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EFFERSON CITY, Mo. — Numerous additional doctors from around the US could become eligible to treat patients in Missouri’s underserved areas as a result of a planned expansion of a first-in-the-nation law aimed at addressing a pervasive doctor shortage.

The newly passed Missouri legislation would broaden the reach of a 2014 law that sought to bridge the gap between communities in need of doctors and physicians in need of jobs. That law created a new category of licensed professionals — “assistant physicians” — for people who graduate from medical school and pass key medical exams but aren’t placed in residency programs needed for certification.

But it took nearly 2½ years before Missouri finally began accepting applications on Jan. 31. By then, some applicants no longer qualified because too much time had lapsed since their medical exams. Missouri’s new legislation seeks to turn back the clock, so those who became ineligible during the slow roll out can still get licensed as assistant physicians.

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Supporters hope the legislation, if signed by the governor, will help jumpstart a program that has been promoted as a model for other states.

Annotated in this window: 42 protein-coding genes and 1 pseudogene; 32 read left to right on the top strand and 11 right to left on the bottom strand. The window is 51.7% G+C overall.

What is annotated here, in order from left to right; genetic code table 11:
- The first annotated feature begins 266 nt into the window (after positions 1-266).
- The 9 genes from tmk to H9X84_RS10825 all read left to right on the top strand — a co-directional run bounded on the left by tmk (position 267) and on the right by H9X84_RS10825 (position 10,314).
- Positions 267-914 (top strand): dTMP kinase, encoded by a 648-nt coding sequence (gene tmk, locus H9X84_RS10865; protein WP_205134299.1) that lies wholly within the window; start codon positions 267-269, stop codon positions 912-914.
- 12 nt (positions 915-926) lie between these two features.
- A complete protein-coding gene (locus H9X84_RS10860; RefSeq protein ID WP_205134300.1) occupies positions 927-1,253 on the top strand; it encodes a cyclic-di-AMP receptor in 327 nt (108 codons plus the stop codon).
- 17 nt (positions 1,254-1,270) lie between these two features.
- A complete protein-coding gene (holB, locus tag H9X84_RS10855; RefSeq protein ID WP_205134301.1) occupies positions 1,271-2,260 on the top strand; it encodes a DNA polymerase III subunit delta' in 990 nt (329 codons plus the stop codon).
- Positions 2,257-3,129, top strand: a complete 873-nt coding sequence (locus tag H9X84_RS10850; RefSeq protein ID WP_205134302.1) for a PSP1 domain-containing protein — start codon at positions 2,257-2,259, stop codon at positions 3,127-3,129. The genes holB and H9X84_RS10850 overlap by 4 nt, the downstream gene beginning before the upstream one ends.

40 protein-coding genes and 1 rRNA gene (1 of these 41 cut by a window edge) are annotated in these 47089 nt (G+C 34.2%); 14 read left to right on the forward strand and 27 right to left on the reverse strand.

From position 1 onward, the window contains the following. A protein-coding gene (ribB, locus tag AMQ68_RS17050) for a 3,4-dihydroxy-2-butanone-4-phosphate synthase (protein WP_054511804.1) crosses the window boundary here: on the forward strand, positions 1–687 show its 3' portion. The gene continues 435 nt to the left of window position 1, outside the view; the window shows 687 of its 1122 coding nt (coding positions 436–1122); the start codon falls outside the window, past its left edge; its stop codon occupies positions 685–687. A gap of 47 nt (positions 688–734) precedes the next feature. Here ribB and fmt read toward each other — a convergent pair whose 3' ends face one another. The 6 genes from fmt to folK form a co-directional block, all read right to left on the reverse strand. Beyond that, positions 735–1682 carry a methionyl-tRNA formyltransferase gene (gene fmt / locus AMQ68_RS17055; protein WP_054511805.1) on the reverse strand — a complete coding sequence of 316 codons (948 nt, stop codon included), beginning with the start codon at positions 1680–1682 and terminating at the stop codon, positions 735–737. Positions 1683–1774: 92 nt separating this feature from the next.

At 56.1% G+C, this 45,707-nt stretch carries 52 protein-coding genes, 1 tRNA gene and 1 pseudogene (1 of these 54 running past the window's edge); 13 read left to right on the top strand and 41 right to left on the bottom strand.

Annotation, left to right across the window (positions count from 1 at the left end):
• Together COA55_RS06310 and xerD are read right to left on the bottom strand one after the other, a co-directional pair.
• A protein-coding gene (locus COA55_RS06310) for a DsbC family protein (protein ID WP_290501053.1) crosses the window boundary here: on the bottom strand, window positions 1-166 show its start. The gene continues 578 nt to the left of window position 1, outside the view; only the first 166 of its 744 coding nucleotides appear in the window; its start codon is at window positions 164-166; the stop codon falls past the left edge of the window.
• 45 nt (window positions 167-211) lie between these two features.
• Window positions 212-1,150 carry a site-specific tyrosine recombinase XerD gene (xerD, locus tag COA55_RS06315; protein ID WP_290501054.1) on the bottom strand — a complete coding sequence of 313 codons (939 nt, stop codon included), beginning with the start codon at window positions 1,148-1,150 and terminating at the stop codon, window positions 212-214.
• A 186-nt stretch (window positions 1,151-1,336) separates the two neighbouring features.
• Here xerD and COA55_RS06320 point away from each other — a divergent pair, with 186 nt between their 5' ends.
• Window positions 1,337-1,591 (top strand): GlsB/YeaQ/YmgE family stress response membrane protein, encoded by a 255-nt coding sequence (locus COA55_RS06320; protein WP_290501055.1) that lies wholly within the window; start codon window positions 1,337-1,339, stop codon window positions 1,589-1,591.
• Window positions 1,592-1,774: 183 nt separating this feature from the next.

“We’ve been trying for years to address our maldistribution of physicians in the country. We have all sorts of incentive programs and all sorts of ways to try to get them to go out to Podunk, but a lot of them just don’t want to go to Podunk,” said Missouri Rep. Keith Frederick, an orthopedic surgeon who sponsored the assistant physician law.

“This bill takes folks that very much want to ply their trade — they just want the opportunity to provide patient care — and the bill requires that they serve in an underserved area,” Frederick added.

Nearly 6,800 places in the US are short on primary care physicians, from particular medical clinics to certain urban communities and entire rural counties, according to the US Department of Health and Human Services. Of those, 225 are in Missouri — a disproportionately high amount compared with the state’s population.